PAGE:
The history of Native American mascots and stereotypes is insidious just as the taunts against Jews. American colonization was justified as a war against barbarous brutes. Writing about the name of the Washington football team, C. Richard King states:
Native American mascots have very little to do with Native Americans. They do not represent indigenous men and women. Much like blackface, such inventions and imaginings, meant to represent a racial other, tell us much more about Euro-Americans….They reflect and reinforce the fundamental features of racial and gendered privilege in a settler society, particularly a sense of entitlement to take and remake without consent and to do so without the burden of history, the challenges of knowing, or the risk of penalty.
The historical uses of mascots and stereotypes to assert domination have devastating psychological and sociological impacts. In a recent review of the scholarly literature, RWF reported that psychological studies and surveys concluded that mascots injure the self-esteem of Native Americans, particularly youth, and perpetuated negative attitudes among non-Natives of Native Americans.
Some may reply that a Washington Post survey found that most Native Americans (90 percent) were not offended by the name and mascot of the Washington football team. However, this February, Stephanie A. Fryberg and colleagues from the University of Michigan and University of California, Berkeley released the results of their survey which found that on the very same question, 49 percent of Native American respondents found the name to be offensive.
Why the huge difference? The Washington Post poll suffered from methodological flaws. It had a relatively small sample size and relied upon respondents to self-identify as Native Americans instead of confirming that the respondents were officially enrolled in tribes. In contrast, the team of psychologists led by Fryberg strove for accuracy by conducting to-date the “largest scientific study of the relationship between Native American identity and attitudes toward Native mascots,” according to their study. They recruited “a sample of 1,000 Native American participants, which is twice the size of previous polls and would achieve sufficient variation in Native American demographics and identities to test our hypotheses.”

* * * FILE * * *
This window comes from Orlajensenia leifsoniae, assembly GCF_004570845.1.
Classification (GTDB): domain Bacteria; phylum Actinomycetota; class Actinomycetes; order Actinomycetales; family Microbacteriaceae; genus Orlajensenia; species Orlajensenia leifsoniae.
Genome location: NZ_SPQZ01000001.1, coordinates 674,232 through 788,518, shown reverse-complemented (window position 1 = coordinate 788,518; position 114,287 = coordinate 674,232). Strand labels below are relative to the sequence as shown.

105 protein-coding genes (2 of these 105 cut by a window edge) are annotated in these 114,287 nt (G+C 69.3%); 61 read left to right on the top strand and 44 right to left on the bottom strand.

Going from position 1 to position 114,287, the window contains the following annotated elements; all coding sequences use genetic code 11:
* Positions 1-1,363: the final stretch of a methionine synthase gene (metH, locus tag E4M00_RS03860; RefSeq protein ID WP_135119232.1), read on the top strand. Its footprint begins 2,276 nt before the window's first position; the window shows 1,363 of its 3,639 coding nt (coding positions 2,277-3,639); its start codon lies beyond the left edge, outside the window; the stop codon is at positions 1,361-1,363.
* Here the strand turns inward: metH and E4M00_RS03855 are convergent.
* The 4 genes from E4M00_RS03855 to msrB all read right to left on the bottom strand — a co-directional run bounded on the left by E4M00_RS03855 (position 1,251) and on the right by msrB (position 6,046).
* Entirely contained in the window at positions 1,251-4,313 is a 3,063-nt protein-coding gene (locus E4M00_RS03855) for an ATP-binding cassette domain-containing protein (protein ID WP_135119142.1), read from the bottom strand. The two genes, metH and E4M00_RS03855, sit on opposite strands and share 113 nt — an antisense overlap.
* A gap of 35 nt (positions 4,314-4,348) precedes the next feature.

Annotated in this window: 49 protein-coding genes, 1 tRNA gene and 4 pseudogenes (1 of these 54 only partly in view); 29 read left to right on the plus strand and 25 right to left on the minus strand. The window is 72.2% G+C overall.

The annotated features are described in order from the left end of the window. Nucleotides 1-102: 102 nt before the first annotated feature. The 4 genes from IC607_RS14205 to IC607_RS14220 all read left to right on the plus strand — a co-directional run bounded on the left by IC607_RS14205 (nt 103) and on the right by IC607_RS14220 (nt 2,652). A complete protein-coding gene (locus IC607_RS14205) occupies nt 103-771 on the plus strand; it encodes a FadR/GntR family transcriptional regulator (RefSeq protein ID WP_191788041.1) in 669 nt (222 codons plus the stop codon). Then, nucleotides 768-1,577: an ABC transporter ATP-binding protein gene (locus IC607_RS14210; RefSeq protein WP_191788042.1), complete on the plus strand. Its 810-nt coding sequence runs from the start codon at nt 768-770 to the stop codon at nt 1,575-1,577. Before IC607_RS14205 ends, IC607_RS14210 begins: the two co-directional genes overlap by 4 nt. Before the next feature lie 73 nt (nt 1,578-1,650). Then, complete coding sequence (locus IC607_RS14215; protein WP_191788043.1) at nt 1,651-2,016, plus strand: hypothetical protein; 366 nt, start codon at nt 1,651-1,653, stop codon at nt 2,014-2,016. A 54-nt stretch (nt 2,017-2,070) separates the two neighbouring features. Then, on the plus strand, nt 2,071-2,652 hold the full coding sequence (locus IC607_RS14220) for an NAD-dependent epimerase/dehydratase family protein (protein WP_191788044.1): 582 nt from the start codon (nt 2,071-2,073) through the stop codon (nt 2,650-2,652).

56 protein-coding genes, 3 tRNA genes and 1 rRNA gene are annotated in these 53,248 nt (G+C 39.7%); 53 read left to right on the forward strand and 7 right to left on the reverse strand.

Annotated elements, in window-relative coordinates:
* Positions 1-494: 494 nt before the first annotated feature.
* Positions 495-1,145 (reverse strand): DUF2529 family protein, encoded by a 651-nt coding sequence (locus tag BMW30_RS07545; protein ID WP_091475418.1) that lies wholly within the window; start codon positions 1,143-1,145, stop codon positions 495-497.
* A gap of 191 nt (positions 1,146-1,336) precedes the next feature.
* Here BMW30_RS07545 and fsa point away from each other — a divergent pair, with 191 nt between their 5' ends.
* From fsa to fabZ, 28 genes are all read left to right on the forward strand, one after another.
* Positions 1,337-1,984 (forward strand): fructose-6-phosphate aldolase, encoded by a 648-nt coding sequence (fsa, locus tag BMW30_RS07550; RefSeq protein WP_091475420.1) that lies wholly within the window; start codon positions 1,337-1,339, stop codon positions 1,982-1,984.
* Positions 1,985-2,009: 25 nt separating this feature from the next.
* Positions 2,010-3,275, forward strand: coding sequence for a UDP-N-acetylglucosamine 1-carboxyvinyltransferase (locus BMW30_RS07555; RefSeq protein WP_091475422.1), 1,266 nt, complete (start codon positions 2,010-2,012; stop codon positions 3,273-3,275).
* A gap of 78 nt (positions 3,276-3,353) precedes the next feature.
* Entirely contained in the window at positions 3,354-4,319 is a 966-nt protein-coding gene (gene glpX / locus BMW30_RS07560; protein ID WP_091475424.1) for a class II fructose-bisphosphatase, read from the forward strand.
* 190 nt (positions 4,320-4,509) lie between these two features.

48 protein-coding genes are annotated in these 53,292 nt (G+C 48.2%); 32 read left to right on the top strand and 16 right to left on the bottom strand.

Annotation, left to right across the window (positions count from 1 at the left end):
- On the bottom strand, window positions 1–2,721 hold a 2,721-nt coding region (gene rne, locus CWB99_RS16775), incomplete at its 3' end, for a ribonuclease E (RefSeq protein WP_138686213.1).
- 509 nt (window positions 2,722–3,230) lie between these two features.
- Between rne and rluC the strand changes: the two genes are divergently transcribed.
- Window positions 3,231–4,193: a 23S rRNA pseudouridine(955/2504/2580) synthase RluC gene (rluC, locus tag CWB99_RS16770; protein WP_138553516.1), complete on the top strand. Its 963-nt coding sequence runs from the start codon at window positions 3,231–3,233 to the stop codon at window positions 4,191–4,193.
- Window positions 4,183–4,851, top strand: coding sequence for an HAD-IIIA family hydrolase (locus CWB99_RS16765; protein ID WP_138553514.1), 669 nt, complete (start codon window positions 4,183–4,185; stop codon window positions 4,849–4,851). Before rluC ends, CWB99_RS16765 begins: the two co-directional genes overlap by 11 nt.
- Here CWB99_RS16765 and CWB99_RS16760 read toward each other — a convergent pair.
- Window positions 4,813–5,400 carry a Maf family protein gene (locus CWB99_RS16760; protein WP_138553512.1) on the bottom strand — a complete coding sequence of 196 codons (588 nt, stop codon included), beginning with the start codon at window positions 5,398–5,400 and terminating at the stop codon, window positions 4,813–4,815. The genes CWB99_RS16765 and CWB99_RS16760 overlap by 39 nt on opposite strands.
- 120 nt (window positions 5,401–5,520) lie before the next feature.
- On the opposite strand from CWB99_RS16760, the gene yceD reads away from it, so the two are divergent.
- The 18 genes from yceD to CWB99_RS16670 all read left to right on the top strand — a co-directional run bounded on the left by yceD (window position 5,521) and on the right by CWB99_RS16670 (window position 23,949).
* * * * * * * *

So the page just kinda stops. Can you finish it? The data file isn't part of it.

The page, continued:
The authors find that opposition to mascots and fake dances and chants increase the more respondents identify with their culture and participate in religious and cultural activities. For example, 70 percent of respondents that frequently engage in Native American culture find mascot headdresses offensive compared to 38 percent of respondents that do not frequently engage in Native American culture. The study found similar results on questions about the Tomahawk chop and when fans imitate Native dances.
Conclusion: I cease to be a Jew if I do not care about this
As a Jew, Fryberg’s study makes sense to me. If I was not observant or did not participate in Jewish life, I may not care that much about stereotypes. But since Judaism is important to me and I am a periodic participate in Jewish life and religion, the stereotypes offend because they do not represent who I am or the depth of my understanding of Judaism or what it means to be a Jew. Moreover, as a student of history and social psychology, I am crystal clear about the harms and hate crimes that mascots and stereotypes perpetuate. Just remember Kristallnacht or the Night of the Broken Glass to see how stereotypes crystallize hate and destruction.
Our country cannot be free of racism and its destructiveness until we dispense with sports mascots that perpetuate stereotypes. Not only must the Washington R-skins discard their name and logo, must also all the other professional teams with Native American names and mascots. All teams at all levels must do so and follow the lead of 2,000 high schools and numerous colleges that have done so.
I cease to be a Jew if I do not care about this. We are less human until we discard our collective racism. Change the name, change the logo, Rebrand Washington Football!